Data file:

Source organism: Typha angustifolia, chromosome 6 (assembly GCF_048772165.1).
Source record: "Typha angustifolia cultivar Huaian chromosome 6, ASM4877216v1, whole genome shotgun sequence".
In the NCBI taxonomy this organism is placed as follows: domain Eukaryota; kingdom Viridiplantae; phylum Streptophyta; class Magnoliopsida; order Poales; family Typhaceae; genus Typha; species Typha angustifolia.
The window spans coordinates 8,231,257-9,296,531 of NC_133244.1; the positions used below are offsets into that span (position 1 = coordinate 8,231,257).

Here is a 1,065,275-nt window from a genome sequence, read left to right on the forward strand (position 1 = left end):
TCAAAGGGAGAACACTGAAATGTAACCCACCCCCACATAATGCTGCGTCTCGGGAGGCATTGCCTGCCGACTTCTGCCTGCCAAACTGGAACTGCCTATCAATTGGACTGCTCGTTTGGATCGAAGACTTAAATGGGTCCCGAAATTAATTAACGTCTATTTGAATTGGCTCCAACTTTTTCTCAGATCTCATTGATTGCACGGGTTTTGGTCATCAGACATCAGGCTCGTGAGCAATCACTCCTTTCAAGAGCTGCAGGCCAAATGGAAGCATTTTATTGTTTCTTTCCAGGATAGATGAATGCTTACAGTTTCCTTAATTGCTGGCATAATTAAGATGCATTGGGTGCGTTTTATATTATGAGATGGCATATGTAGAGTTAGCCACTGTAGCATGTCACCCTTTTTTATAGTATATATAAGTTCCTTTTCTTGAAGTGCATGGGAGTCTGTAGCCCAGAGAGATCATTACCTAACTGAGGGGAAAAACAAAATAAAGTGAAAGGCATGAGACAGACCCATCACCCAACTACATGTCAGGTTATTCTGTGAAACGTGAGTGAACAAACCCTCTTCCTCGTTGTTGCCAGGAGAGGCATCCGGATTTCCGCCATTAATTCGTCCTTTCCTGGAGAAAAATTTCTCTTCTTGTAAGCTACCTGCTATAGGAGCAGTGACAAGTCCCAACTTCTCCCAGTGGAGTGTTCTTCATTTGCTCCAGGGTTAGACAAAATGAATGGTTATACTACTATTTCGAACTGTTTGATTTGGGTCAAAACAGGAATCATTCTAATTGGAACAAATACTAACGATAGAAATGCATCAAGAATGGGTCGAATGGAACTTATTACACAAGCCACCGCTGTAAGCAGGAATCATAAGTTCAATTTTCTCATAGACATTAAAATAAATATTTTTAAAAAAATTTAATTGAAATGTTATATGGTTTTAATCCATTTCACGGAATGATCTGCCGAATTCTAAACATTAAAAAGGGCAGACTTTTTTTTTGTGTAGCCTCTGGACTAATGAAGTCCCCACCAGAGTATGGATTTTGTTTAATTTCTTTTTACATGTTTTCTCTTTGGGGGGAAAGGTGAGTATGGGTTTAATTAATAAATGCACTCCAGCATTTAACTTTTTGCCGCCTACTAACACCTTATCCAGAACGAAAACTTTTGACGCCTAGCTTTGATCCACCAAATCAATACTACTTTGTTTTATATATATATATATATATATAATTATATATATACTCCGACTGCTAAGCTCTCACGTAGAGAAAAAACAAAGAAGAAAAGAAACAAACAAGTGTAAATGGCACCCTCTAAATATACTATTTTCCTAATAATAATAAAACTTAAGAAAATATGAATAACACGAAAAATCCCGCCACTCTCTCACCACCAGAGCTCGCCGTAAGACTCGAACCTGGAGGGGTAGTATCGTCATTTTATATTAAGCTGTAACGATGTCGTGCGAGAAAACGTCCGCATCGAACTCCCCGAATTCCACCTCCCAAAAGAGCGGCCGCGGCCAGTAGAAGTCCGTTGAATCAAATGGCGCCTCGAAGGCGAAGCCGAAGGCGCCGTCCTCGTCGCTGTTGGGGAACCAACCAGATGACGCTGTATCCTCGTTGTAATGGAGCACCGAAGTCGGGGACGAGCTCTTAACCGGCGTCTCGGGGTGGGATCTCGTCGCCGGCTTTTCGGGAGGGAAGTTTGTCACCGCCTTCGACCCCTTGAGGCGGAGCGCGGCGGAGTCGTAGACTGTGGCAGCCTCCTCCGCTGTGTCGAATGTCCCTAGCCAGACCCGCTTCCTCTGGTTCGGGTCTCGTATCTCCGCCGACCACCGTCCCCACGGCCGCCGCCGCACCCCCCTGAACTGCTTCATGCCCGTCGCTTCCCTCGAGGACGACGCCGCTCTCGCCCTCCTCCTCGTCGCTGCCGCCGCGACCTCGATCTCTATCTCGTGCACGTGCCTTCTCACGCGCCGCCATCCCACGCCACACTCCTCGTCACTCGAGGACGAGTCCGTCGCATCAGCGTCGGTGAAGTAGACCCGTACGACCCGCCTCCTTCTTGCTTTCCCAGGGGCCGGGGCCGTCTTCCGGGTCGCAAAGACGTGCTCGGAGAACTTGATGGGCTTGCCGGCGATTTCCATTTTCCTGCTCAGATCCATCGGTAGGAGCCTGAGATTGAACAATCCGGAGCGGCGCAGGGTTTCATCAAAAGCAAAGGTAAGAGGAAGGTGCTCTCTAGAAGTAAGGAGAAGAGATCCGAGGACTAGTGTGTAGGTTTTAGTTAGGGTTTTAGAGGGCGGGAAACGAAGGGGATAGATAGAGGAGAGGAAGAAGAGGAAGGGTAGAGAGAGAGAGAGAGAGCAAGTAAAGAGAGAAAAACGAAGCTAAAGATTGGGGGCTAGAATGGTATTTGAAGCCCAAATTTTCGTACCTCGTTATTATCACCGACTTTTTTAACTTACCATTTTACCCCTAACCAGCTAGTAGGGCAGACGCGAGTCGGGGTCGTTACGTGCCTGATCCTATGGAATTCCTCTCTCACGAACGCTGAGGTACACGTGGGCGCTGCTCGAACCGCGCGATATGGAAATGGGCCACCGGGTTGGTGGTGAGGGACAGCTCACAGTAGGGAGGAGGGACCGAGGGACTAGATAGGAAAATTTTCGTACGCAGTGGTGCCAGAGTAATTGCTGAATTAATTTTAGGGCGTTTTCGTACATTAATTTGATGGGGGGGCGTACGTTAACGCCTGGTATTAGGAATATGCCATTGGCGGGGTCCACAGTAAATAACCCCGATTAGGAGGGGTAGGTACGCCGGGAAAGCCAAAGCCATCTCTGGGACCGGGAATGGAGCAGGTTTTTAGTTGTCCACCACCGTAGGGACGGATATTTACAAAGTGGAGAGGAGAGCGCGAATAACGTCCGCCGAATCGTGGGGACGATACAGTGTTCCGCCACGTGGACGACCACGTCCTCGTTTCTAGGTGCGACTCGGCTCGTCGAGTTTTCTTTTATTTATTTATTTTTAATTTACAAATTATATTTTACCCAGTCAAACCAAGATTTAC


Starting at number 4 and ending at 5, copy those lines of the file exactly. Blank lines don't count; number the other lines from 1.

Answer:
The window spans coordinates 8,231,257-9,296,531 of NC_133244.1; the positions used below are offsets into that span (position 1 = coordinate 8,231,257).

Here is a 1,065,275-nt window from a genome sequence, read left to right on the forward strand (position 1 = left end):